Over the past six years, the unhoused population in the city has risen 75 percent. The city's lack of homeless shelters and affordable housing has forced many who can't afford L.A.'s sky-high rents to live on the streets.

According to LAist, since 2000, renter incomes have decreased by 3 percent while rents have gone up 32 percent.

While the city has launched a $100 million-per-year program to help the problem, rapper, entrepreneur, and actor Jaden Smith has found his own way of responding to the crisis: love.

Keep Reading Show less
Communities

Mom and blogger Mary Katherine Backstrom regularly shares snippets of life with her two children on her Facebook page. One particularly touching interaction with her daughter is melting hearts and blowing minds due to the three-year-old's wise words about forgiveness.

Even adults struggle with the concept of forgiveness. Entire books have been written about how and why to forgive those who have wronged us, but many still have a hard time getting it. Who would guess that a preschooler could encapsulate what forgiveness means in a handful of innocent words?

Keep Reading Show less
Family


Social media may be "ruining society" according to a lot of people's grandparents. But it's also a pretty helpful tool for spotting racists and publicly shaming them. Incidentally, a lot of those racists are also people's grandparents... kinda makes you think, hmmm?

Recently, two elderly white ladies were spotted in a Burger King in Central Florida being racist towards a man who they overheard speaking Spanish. That man turned out to be the manager.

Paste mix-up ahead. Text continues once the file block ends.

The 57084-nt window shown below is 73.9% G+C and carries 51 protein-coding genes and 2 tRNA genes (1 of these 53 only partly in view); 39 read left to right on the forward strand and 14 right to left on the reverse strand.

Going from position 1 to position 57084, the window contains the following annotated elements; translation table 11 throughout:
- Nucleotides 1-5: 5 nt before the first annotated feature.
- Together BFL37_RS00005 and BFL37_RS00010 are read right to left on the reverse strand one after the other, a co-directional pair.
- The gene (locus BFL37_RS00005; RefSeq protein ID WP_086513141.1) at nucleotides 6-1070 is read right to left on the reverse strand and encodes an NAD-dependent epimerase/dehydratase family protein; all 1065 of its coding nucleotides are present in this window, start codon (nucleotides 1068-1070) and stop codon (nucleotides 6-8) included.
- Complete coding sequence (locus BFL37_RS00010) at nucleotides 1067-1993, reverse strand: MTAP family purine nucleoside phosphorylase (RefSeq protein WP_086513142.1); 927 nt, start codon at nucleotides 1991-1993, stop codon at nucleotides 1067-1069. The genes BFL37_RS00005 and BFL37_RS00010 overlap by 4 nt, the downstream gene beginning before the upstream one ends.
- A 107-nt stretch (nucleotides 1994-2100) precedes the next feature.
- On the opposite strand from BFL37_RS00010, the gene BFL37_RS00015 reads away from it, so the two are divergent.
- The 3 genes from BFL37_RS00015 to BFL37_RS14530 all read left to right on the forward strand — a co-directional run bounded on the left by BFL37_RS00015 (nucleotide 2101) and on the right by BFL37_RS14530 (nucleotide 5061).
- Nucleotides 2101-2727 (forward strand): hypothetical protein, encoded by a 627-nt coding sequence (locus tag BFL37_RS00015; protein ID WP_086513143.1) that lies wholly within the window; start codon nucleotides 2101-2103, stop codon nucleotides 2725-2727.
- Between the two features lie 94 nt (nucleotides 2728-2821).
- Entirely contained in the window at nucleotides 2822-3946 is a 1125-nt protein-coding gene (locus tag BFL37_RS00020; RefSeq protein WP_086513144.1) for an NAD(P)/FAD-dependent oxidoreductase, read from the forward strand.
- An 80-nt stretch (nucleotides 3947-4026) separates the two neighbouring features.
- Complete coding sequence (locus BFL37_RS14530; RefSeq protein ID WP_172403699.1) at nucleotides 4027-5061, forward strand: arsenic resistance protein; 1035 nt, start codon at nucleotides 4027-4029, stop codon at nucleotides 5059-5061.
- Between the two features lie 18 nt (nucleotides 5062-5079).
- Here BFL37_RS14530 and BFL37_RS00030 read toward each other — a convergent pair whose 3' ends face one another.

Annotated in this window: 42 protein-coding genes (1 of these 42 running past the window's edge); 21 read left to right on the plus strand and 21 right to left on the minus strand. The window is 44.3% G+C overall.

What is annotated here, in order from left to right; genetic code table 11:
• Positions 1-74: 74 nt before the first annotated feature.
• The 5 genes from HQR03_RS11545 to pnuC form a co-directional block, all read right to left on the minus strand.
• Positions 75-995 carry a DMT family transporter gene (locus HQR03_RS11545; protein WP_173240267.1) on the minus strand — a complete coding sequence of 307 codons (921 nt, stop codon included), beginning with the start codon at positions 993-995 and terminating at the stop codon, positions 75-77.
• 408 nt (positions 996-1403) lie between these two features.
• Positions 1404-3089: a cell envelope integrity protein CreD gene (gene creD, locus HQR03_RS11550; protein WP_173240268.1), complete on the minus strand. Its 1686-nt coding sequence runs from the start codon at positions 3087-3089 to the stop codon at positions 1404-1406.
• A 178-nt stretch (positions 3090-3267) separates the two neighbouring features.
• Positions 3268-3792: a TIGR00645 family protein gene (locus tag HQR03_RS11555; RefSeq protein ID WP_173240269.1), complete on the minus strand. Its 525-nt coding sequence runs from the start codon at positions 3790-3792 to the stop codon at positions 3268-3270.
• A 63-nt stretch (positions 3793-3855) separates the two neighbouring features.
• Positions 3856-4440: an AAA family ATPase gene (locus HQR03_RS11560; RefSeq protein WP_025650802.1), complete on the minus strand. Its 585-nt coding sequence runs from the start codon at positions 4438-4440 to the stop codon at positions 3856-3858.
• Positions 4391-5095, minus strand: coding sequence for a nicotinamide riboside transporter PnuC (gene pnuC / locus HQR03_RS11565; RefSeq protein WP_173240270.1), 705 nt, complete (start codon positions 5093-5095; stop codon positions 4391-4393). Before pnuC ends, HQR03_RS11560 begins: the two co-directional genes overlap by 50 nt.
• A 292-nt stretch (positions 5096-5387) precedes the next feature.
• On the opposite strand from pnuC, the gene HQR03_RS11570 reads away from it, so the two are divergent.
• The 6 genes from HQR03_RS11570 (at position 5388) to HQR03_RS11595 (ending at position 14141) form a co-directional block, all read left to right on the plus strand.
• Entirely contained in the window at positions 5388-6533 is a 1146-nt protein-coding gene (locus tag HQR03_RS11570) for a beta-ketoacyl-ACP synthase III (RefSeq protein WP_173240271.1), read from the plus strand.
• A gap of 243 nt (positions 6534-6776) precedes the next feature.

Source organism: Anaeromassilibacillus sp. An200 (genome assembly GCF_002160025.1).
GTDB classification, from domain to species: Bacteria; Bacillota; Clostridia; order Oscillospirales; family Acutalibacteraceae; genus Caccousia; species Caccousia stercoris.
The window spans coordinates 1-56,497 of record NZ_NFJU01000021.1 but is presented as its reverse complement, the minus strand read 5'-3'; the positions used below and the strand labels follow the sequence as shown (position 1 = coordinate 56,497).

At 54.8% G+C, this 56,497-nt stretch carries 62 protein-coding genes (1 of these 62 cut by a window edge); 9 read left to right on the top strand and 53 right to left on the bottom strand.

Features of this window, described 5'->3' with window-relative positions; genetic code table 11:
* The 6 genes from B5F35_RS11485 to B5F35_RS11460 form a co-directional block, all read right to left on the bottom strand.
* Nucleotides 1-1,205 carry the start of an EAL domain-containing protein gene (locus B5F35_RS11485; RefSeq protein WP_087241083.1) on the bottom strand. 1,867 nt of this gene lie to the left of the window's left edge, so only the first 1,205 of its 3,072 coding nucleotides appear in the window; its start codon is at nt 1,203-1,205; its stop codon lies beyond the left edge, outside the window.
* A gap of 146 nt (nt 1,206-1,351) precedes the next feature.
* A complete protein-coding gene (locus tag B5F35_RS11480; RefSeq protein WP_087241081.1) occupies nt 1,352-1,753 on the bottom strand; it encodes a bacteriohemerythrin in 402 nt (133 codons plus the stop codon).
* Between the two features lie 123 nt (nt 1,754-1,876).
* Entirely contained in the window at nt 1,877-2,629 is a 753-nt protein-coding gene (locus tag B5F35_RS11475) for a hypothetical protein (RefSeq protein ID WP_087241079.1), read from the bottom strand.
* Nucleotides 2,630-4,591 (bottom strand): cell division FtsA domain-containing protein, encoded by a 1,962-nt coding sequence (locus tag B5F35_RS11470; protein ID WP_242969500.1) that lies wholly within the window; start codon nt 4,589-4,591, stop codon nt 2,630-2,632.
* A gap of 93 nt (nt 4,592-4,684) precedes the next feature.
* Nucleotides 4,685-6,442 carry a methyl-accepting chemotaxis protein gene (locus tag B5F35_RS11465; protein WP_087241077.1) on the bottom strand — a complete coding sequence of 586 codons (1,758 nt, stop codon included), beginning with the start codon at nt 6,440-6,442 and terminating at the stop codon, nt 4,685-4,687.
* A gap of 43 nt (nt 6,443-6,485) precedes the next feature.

Some nearby customers were filming the incident and posted the video online where it's gone viral. "Go back to Mexico," says one of the women. "If you want to keep speaking Spanish, go back to your Mexican country." She then continues: "this is America. Our main language is English. ... Speak your Mexican at home."

Keep Reading Show less
Culture

The U.S. women's soccer team won the Women's World Cup, but the victory is marred by the fact that the team is currently fighting for equal pay. In soccer, the game is won by scoring points, but the fight for equal pay isn't as clearly winnable and the playing field isn't as even.

We live in a world where winning the World Cup is easier than winning equal pay, but co-captain Megan Rapinoe says there's one easy way fans can support the team: Go see games.

Some people argue the men's team deserves to get paid more because they are more successful and earn more money for the United States Soccer Federation. Pay depends on merchandise and ticket sales, and in general, men's sporting events tend to draw a bigger crowd than women's sporting events. It's not about sex, many argue; it's about the fact that people just prefer to see men play.

Keep Reading Show less
Culture